"I'm proud to see our University of Kentucky students working on this project and learning from this project. This project is more than just one home. We are bringing skills and ideas to our region to help educate our construction trade on how to do things better."
White noted five homes are under construction in Emlyn, which will be completed later this year.
What makes those homes distinct are that they will produce energy and are so-energy efficient, that the owners will get a check from the electric company rather than a bill.
Bruce Chestnut, Managing Member of Stardust Ventures LLC, noted that the company employed 350 people and built 85 houseboats a year before the economy tanked. Afterwards, the company was down to 15 employees building one boat at a time.
"Because of what we learned from HBEER, we built the Triangle Café in Triangle Park in downtown Lexington," he said. "We constructed that using very green technology and efficiency that we learned from the HBEER project."
Chestnut noted that company leaders are out west currently talking about building these kind of energy efficient homes for an area that has seen an influx in population because of a boon in oil production.
"We have taken the knowledge that we learned from the University of Kentucky and from what we have been doing to heart, and from what we have been doing with our partners and we are putting it not only in houseboats but in other projects," he said.
The company is now back up to about 60 employees working on six boats.
Danielle Smoot, district communications director for U.S. Rep. Hal Rogers, noted that the project had a side impact on the economy besides the number of jobs directly related to it.
She said that more than 70 percent of the products and materials used in the construction were from Kentucky.
While touring tornado ravaged areas recently, Smoot said Rogers noted how great it would be if those destroyed homes could be replaced with energy efficient homes like the one in Whitley County.
Moving day next month
Leah Norvell, a Family Worker with Southern Tier Housing Corporation, said that the Reynolds' family hopes to move into its home by the first of May.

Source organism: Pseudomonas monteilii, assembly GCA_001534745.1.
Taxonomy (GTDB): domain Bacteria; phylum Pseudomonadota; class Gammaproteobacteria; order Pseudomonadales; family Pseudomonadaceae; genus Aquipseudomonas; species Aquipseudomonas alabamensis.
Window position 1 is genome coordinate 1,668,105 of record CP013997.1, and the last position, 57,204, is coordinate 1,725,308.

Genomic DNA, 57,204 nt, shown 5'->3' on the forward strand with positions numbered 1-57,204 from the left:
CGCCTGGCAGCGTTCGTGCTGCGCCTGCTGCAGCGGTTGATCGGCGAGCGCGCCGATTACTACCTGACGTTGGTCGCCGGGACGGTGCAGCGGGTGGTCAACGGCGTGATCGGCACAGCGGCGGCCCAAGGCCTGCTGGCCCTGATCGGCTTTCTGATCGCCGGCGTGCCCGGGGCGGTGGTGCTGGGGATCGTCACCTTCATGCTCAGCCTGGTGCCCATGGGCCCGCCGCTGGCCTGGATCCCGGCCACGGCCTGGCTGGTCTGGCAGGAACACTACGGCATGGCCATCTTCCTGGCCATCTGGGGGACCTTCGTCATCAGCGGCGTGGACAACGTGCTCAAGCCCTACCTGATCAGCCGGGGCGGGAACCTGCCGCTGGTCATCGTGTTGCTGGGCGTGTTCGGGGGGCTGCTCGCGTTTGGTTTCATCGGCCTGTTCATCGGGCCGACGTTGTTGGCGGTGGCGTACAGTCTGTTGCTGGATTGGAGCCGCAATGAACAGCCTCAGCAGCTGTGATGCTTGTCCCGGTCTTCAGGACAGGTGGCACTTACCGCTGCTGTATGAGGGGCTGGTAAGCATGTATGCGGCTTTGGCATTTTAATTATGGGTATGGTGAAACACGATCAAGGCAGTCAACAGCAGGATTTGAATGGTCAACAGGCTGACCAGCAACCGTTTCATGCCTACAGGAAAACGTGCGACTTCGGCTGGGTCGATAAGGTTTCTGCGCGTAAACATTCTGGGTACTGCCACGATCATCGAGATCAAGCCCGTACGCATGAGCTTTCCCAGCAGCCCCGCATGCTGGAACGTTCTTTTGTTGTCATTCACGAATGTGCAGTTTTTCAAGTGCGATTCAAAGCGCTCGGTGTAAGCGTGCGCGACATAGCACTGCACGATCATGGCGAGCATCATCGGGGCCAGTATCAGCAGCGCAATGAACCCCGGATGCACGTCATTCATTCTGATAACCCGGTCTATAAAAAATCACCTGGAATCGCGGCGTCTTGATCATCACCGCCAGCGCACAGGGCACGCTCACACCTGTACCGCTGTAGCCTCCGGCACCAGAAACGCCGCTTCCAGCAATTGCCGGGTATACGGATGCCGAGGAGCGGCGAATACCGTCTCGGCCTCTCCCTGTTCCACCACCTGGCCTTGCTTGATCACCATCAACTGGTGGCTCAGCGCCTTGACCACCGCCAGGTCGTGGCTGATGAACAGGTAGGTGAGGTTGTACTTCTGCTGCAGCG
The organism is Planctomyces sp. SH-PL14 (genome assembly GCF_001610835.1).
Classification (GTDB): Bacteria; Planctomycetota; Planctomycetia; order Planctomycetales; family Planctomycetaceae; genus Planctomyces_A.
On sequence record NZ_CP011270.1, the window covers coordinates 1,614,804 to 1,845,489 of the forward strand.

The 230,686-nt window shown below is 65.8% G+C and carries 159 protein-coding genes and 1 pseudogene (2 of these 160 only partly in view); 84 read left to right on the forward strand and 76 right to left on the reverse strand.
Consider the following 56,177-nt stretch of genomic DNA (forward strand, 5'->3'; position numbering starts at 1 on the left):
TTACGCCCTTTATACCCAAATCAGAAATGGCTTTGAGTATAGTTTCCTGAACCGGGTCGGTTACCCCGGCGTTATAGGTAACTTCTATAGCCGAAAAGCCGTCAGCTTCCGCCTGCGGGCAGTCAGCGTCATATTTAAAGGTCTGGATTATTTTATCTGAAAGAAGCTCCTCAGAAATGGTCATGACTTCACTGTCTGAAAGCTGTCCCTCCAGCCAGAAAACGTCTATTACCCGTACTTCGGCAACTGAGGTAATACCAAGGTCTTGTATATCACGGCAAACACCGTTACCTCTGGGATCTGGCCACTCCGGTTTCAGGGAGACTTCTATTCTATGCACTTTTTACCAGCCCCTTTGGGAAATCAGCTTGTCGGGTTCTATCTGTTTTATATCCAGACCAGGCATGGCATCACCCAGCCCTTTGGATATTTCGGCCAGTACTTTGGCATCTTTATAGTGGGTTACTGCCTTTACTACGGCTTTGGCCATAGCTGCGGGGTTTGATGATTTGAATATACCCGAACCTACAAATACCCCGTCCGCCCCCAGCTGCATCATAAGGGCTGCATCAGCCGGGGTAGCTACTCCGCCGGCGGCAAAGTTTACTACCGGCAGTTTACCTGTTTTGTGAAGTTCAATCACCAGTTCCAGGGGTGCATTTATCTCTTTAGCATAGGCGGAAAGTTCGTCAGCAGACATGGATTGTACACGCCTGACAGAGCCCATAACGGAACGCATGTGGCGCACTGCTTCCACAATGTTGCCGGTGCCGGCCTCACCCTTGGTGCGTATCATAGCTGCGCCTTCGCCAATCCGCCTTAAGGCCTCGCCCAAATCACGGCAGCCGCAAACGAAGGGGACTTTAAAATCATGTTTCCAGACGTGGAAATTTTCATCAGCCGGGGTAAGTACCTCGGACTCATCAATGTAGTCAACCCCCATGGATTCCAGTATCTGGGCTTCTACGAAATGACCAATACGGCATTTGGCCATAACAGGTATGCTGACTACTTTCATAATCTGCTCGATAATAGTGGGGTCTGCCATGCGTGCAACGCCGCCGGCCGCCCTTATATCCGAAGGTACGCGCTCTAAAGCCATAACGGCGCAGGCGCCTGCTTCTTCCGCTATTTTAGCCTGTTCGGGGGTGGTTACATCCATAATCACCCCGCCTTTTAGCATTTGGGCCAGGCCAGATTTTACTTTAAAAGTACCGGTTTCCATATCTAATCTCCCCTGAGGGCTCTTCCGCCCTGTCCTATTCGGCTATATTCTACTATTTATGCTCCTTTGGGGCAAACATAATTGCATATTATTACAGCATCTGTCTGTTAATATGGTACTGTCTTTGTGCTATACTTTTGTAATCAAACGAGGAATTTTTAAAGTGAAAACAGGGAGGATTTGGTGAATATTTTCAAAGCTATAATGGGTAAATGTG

Some last minute paperwork, a few finishing touches and an inspection are all that remains.
The prototype home cost nearly $130,000 to produce, but is being sold to the couple for $100,000.
Officials said the idea with the prototype was to prove the concept, and that they expect the price to drop if the homes start being mass produced.
Community partners on the project include: the Appalachian Regional Commission; City of Monticello; Cumberland Valley National Bank: Cumberland Valley RECC; East Kentucky Power Cooperative; FAHE; Federal Home Loan Bank of Cincinnati; General Electric; Greg Sloditskie-Modular Building Solutions; Josh Ayoroa; Kentucky Cabinet for Economic Development; Kentucky Department of Housing, Building and Construction; Kentucky Department of Energy and Environmental Cabinet; Kentucky Department of Local Government; Kentucky Highlands Investment Corporation; Kentucky Housing Corporation; Office of the Governor of Kentucky; Rural Local Initiative Support Corporation; Stardust Cruisers; South Kentucky RECC; Southern Tier Housing Corporation; Tennessee Valley Authority; University of Kentucky; University of the Kentucky Center for Applied Energy Research; University of Kentucky College of Design; U.S. Department of Agriculture and Rural Development; U.S. Department of Energy-Energy Efficiency and Conservation Block Grant-Recovery; U.S. Department of Health and Human Services-Office of Community Services; U.S. Department of Housing and Urban Development; and Whitley County Fiscal Court.